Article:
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First openly gay Mr. TSU works toward LGBTQ inclusion in Tiger Land.

From staff reports

Texas Southern University has a history of standing up for the oppressed, but when it comes to LGBTQ inclusion, the historically black college tends to lean toward conservative ideals.

Moses Mbai is trying to change that.

Since being elected as the eighth Mister Texas Southern University, and becoming the first openly gay person to hold the title, Mbai has made LGBTQ inclusion a top priority. He is working toward launching an LGBTQ student group at TSU, as well as opening a campus Equality Center that will provide a safe space to meet.

Mbai has also established a scholarship fund—the Moses Mbai Equality Scholarship—to support TSU students who identify as LGBTQ or allies, and who have demonstrated courage in the face of adversity or discrimination.

Last month, after gathering hundreds of signatures from students, faculty, and staff in support of the Equality Center effort, Mbai hung an LGBT Pride flag in TSU’s Ernest Sterling Student Life Center for the first time.

tsumbaimoses“Today—May 9, 2017—on the campus of Texas Southern University, my dream towards LGBTQ equality and inclusion [is one step closer to] fruition,” Mbai wrote on Facebook, below a photo of himself holding the flag. “My intention as the 8th Mister Texas Southern University has been to make sure that all students, especially those who identify as a member of the collegiate LGBTQ community here at TSU, feel welcome, safe, and included here on our beloved campus. I now celebrate this accomplishment with all of you.”

Although he graduated in May, Mbai told OutSmart that he plans to continue his efforts at TSU this summer. “I’m confident our LGBTQ leaders of tomorrow at TSU will implement this student group, and I’ll be there along the way to see this out,” he says, adding that he’s also “super excited” about the Equality Center.

Originally from Fort Worth, Mbai moved to Houston to attend TSU’s prestigious Jesse H. Jones School of Business. Between high school and college, he came out to a very supportive family. But he said “it takes a lot of courage” to be openly LGBT on the campus of a historically black college.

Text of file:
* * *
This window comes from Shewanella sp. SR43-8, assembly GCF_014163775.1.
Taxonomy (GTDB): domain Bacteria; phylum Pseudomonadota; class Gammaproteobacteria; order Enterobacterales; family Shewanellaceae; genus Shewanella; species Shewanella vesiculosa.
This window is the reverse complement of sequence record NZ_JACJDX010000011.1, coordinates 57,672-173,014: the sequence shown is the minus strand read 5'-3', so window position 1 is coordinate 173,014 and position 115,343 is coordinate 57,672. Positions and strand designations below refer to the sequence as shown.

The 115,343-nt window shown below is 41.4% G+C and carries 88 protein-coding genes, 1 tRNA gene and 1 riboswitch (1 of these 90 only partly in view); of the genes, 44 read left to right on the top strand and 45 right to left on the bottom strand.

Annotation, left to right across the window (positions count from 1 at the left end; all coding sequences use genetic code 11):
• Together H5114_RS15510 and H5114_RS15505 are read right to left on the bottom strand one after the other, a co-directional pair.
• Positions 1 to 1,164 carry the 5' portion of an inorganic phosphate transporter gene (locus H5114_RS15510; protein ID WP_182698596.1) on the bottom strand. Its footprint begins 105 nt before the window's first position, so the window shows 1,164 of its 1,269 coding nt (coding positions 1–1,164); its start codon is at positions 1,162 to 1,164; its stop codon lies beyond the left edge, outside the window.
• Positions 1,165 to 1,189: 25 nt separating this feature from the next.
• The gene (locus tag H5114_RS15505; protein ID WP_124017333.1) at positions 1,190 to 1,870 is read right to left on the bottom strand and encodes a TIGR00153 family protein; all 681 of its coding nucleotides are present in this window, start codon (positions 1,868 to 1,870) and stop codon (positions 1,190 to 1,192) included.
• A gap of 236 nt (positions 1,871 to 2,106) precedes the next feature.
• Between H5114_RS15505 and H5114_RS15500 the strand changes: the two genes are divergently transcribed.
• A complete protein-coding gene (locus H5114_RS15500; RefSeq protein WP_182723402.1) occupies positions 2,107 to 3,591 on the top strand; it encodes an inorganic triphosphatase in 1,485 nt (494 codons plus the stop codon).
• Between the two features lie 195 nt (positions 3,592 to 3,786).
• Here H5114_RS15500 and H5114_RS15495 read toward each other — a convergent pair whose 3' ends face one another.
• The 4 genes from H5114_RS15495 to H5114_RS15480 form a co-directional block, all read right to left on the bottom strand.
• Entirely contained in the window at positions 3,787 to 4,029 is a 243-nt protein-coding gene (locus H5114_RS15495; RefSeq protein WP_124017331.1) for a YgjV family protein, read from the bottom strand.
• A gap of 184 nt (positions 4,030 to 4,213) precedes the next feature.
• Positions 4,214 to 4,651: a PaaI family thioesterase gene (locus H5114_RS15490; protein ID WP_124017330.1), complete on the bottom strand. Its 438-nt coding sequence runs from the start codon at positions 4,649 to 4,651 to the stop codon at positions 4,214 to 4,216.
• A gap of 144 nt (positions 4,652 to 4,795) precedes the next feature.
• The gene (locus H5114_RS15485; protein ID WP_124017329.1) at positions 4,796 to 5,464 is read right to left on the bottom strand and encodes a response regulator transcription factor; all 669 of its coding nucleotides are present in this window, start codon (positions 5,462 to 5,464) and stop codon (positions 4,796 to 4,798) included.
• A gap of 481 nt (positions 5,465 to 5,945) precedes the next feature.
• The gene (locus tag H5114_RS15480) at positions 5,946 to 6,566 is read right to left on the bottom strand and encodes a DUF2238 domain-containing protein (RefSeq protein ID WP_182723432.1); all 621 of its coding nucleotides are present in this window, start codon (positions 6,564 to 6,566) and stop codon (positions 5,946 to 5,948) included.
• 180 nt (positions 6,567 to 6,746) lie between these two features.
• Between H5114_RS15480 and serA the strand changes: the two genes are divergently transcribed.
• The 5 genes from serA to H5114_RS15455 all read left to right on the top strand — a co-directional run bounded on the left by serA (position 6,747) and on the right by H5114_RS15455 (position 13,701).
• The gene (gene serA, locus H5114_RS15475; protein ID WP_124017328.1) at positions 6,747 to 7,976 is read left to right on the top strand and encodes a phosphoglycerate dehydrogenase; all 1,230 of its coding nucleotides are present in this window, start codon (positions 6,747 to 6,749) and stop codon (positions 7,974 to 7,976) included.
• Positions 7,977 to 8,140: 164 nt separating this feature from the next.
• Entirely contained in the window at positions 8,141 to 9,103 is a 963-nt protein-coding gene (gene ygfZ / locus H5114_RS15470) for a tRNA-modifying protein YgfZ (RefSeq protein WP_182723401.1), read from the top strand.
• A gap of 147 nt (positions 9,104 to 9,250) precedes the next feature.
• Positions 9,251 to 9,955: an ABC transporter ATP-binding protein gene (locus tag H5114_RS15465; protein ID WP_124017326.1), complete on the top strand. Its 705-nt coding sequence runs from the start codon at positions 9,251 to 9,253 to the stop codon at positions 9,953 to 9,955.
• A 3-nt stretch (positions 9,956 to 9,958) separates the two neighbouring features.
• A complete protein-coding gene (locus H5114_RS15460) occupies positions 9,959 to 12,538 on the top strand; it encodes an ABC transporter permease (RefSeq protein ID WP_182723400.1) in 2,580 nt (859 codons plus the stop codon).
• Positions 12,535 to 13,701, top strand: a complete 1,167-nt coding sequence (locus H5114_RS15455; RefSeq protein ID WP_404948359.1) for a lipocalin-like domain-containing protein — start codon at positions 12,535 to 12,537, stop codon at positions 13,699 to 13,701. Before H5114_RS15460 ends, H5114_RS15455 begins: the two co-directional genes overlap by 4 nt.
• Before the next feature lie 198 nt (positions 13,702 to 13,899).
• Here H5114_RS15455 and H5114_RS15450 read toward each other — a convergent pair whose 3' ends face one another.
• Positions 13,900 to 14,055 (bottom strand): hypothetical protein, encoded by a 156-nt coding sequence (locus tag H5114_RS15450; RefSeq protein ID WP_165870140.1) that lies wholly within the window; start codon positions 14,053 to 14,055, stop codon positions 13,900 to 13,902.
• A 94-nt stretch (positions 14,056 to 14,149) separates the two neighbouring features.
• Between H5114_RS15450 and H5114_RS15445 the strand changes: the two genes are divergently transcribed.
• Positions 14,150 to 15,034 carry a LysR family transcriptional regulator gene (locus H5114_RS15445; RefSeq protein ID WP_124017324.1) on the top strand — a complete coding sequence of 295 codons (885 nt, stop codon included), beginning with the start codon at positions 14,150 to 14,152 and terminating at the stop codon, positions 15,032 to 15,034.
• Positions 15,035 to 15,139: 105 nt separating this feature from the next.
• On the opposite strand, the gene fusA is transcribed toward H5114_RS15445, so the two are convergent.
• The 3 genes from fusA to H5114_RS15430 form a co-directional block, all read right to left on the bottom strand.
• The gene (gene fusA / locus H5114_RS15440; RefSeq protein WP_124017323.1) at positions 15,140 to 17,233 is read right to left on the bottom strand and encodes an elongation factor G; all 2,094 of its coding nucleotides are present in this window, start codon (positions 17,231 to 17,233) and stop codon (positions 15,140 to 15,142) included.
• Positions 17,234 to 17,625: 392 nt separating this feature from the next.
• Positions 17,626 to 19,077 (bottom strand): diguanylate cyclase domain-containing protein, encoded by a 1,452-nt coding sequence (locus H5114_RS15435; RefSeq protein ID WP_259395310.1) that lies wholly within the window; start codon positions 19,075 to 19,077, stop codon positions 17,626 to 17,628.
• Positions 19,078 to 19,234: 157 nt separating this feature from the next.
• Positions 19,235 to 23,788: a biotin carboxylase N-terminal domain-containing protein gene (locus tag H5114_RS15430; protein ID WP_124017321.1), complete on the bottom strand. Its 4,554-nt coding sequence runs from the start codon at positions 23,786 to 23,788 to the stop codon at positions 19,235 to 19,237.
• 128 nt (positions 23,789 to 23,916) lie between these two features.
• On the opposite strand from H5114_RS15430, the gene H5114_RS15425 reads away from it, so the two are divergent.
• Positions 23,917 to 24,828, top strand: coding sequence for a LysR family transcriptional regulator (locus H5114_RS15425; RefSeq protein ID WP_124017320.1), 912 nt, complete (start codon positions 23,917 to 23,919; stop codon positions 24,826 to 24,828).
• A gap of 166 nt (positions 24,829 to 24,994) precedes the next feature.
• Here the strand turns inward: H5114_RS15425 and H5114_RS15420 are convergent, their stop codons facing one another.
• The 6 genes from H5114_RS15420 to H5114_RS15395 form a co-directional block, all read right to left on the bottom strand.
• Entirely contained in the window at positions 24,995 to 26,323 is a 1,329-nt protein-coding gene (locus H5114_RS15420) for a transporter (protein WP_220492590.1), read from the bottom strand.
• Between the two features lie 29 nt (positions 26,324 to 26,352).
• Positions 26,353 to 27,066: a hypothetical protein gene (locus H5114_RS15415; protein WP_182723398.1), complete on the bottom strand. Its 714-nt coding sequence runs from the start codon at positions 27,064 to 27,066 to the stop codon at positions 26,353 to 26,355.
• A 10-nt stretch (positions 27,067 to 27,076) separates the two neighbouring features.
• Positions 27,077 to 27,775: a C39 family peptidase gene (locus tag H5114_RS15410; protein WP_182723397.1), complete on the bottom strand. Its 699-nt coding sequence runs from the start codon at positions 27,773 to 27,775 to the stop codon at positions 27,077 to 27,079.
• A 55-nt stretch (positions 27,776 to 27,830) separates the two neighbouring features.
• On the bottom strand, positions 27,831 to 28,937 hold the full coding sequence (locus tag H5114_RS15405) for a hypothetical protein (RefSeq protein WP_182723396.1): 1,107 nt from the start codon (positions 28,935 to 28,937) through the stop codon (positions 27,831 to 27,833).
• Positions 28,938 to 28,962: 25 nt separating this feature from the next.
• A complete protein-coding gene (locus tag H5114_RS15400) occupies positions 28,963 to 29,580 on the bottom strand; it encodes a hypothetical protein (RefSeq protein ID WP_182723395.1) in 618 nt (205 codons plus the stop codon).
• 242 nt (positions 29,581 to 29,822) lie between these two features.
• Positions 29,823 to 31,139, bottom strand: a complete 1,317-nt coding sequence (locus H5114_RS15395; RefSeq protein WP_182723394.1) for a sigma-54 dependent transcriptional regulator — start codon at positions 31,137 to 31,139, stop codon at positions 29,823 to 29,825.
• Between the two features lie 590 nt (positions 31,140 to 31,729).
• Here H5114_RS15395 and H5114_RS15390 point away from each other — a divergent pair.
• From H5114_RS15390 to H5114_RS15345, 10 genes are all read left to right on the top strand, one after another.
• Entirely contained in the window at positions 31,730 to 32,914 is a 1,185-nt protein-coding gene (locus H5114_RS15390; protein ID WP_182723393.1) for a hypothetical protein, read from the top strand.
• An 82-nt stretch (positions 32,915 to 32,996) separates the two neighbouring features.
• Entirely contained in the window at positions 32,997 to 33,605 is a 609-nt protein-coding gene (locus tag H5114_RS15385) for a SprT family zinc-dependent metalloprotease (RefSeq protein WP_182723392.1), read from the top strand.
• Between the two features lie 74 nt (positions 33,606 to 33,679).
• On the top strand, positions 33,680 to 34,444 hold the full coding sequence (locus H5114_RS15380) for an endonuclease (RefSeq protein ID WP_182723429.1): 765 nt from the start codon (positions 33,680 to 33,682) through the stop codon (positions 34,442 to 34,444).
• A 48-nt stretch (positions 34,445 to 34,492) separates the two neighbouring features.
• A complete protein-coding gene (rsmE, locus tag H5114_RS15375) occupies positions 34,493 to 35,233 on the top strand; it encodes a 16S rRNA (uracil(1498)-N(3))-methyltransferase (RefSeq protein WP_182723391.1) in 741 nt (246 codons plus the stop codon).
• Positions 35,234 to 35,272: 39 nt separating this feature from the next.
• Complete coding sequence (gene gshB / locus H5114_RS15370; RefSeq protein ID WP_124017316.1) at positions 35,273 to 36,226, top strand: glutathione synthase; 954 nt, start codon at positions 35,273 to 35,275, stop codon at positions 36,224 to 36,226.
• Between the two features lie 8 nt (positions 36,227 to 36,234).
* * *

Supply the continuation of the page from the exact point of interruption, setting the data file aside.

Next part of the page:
Mbai said he was “appalled but not surprised” by some of the backlash he’s received, particularly at the hands of international students from countries that don’t support the LGBTQ community. Mr. TSU is an official part of the executive branch of TSU’s Student Government Association, but Mbai said he received little support for LGBTQ initiatives from other cabinet members during the year. However, after launching his Pride flag campaign, he was buoyed by an outpouring of support from the student body and beyond.

“I have been receiving much more feedback simply by walking in my truth,” Mbai told OutSmart. “I receive messages from people all over the world encouraging me to continue standing up for what I believe in.”

At his graduation, Mbai got to see his father—who lives in Kenya—for the first time in five years. His mother also made the trip from Fort Worth, despite recently undergoing a double mastectomy.

“The greatest gift I could have ever given you was my degree,” Mbai wrote on Facebook on Mother’s Day, above a photo of him and his mother. “You’ve given me the world, and now I have the chance to take care of you.”

After earning his degree in business management, Mbai has plans to go to work for GEICO.

“As I climb the corporate ladder, I plan to stay active within the community through advocacy projects and initiatives,” he said. “I would not feel complete without continuing with my work for the betterment of humanity.”

To support Mbai’s scholarship fund, visit tinyurl.com/mbaifund.

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John Wright

John Wright is the editor of OutSmart magazine. He has spent two decades in the mainstream and LGBTQ media. Most recently, he served as senior editor of Dallas Voice, and covered LGBTQ issues in the state Legislature for The Texas Observer. Born and raised in Philadelphia, Wright earned his bachelor's degree in journalism from the University of Florida. He resides in the EaDo area of Houston, where he is currently remodeling a 1930s row house.

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